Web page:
I think the best way to explain the results of my tests is to summarize the outcomes and observations I made during the test period. Firstly, on the subject of noise... My previous roller bearing guide blocks were good but they sure did create a large amount of noise in use. In contrast, the ceramic guideblocks significantly reduced this problem. No more ball bearings whizzing around at high rate to create an audio annoyance. The ceramic option was certainly not noise-free, but the difference in friction at the point of contact in regards to noise levels is very noticeable.

In terms of blade heat, after sawing/re-sawing through many types of softwood and hardwood, the blade could be touched/handled (saw turned off and unplugged of course) without risking burns to one's fingers or hands. There certainly was not any sufficient heat to prematurely dull the teeth or damage the blade in any way that I could imagine. So it seems the guideblocks and thrust bearings are living up to their claims in that department.

The biggest factor determining whether I would be keeping the ceramic blocks and thrust bearings in my saw was their ability to reduce blade flex and blade wander during a cut. Obviously, you can have the best guideblocks in the world, but if they are not set up correctly, then they won't perform to their potential. I spent a good deal of time setting the blocks up as I did with the roller guides that were previously installed on my saw. I then proceeded to test blade tracking in a number of cuts. With thin, softwood, no trouble at all. The same with hardwood in both ripping and crosscutting and even with curve cutting, the results were positive with little blade wander given the correct feed rate for the material being used. It was only when I tried resawing hardwood at maximum bandsaw capacity that the blade tracking started to suffer slightly. Naturally, these type of situations are very hard to avoid with this type of cut. All I can say here is that from my own observations, I think the ceramic guides slightly improved blade tracking over my roller guides. A lot of it comes down to feed rate and user technique in resawing, knowing your machines limitations and working with it.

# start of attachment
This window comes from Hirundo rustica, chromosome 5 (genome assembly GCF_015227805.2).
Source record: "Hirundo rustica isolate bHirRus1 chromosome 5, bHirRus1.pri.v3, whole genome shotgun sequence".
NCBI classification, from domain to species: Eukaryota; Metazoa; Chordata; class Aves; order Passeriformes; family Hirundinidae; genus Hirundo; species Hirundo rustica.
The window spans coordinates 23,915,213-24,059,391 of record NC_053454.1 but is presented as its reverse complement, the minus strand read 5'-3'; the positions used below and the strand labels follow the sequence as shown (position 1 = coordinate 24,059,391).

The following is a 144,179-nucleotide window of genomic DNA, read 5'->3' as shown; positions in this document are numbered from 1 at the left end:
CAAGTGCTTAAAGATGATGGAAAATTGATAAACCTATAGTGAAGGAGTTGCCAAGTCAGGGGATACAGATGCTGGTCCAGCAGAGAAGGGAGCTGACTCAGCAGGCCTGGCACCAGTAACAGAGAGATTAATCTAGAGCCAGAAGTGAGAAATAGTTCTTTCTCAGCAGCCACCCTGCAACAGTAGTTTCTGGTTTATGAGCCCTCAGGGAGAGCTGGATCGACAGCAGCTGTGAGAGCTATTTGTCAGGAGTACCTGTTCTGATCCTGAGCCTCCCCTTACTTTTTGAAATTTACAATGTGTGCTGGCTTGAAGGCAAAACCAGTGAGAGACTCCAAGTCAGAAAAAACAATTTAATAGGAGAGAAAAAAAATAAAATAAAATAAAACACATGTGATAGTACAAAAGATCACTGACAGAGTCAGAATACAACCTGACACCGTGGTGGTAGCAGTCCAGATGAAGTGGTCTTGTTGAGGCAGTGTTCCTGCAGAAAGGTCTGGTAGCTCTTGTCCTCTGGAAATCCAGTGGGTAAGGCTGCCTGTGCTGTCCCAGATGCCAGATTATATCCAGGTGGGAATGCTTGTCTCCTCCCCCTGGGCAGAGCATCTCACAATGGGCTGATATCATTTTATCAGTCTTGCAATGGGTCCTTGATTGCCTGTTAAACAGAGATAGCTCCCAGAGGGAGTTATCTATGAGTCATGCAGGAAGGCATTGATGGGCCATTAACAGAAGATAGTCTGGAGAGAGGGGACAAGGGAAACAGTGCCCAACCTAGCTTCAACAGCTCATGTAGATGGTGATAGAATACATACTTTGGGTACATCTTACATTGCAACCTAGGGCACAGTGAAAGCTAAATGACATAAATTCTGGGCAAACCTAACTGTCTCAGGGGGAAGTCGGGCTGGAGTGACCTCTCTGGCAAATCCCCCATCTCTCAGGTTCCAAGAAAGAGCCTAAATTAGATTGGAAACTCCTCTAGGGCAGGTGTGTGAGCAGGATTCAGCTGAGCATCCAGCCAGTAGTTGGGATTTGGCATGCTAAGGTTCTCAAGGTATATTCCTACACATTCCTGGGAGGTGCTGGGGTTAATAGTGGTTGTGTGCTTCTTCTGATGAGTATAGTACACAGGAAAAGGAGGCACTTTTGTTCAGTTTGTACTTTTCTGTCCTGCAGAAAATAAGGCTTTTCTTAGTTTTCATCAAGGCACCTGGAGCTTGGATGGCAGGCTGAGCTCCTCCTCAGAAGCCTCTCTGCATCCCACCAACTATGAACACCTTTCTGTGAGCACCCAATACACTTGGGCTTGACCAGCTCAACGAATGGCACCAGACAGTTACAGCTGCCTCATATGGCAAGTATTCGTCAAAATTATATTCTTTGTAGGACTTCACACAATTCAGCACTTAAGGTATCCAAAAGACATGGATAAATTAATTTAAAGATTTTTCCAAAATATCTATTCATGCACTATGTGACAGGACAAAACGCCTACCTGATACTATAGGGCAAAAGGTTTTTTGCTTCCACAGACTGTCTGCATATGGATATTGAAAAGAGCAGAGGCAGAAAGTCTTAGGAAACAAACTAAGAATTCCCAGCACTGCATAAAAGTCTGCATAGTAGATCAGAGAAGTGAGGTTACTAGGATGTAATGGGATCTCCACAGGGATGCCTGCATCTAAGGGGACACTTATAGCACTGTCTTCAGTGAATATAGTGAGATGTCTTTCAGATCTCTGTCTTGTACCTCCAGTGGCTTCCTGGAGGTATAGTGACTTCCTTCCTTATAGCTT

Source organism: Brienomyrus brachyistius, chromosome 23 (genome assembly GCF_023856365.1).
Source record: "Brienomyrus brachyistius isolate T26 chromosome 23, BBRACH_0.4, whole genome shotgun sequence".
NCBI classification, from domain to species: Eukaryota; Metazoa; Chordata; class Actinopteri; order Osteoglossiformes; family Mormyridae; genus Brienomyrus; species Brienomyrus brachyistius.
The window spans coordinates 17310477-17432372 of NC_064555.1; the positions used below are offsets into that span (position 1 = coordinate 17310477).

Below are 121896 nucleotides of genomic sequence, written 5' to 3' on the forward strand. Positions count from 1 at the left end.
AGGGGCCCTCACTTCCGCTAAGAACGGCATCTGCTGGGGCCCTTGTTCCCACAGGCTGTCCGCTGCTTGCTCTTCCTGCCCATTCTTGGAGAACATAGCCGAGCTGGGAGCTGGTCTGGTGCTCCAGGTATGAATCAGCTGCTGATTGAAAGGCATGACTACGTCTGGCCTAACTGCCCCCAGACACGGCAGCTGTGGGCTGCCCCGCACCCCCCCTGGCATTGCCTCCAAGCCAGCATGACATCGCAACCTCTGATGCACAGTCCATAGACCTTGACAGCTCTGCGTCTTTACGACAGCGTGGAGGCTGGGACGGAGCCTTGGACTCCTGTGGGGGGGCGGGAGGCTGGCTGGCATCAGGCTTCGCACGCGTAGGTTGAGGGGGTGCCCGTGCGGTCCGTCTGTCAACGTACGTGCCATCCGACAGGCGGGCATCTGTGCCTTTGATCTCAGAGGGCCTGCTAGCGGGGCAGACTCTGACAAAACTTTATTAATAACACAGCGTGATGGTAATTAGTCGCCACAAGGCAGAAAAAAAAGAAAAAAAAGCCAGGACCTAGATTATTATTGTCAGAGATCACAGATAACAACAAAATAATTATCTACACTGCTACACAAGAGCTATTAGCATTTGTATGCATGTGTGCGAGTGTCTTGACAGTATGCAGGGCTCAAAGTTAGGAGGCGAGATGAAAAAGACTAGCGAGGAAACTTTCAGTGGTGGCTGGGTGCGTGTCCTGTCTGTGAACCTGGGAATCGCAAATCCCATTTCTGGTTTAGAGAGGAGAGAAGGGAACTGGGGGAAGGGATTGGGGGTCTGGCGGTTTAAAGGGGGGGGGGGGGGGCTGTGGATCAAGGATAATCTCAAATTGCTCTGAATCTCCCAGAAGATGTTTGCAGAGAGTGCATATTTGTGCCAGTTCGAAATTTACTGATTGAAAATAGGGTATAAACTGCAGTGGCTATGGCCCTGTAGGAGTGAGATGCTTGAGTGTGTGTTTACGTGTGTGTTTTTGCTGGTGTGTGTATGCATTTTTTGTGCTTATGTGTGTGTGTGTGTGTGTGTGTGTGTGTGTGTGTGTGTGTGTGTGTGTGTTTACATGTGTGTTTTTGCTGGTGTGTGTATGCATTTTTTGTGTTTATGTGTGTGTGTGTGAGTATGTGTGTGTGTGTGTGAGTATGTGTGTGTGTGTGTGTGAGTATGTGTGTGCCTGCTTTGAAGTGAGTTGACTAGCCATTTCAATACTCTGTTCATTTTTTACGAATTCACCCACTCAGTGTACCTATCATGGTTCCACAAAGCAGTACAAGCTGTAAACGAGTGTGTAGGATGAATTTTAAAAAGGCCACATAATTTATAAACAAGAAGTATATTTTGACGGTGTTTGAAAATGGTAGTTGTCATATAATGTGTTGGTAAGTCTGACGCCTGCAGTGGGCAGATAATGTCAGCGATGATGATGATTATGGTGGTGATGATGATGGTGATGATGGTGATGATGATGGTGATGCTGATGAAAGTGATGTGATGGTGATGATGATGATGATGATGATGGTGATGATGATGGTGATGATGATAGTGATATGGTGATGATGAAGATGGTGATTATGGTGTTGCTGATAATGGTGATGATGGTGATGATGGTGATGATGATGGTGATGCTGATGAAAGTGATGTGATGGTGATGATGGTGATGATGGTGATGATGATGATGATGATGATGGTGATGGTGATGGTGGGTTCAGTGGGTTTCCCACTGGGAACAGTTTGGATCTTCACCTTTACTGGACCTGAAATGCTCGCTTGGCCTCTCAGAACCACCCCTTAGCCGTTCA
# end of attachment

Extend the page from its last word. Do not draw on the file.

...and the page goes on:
After several weeks of testing and general bandsaw use, I removed the guideblocks to check for wear or damage. I am happy to report that the faces that made contact with the blade in use were as smooth as when first installed. Obviously some of the 'color' from the blade (rust/wood marks) rubbed off onto the guides - which is visible in the picture to the right), but the face surface was smooth, intact and ready to take more punishment!

For the US$40 (AUD$60) or so that these guide blocks and thrust bearing sets cost (they can be bought individually), I feel they are an inexpensive way of making a good improvement to your bandsaw. The most significant results achieved in my experience using the product was a reduction in machine operating noise and improved tracking on general cuts. Given also that the ceramic exhibited almost no signs of wear is very promising and means you may save even more money in the long run if you do not have to replace your guides regularly down the track.

If you are not too happy with your current guides, then do consider the Spaceage Ceramic Guides as a means to improving your bandsaw's operation. Just remember that a lot of your bandsawing success lies in the combination of good blades and guides and the proper setup of your bandsaw for optimal results.

Spaceage Website -

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Ceramic Bandsaw Guide Blocks

Spaceage Ceramic Guideblock  Photos
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Packaged ceramic guide blocks and thrust bearings. Postage cost on these should not break the bank

Fitting the ceramic guideblocks takes no more than a few seconds!

Depending on your model of bandsaw, you may need a set of circlip pliers to install the ceramic thrust bearings.

Guideblocks and thrust bearings fully installed and ready for action!

Just one of the many tests and types of cuts we evaluated the ceramic guides on.

After several weeks of use, the top faces of the guideblocks that were in contact with the blade show no signs of wear.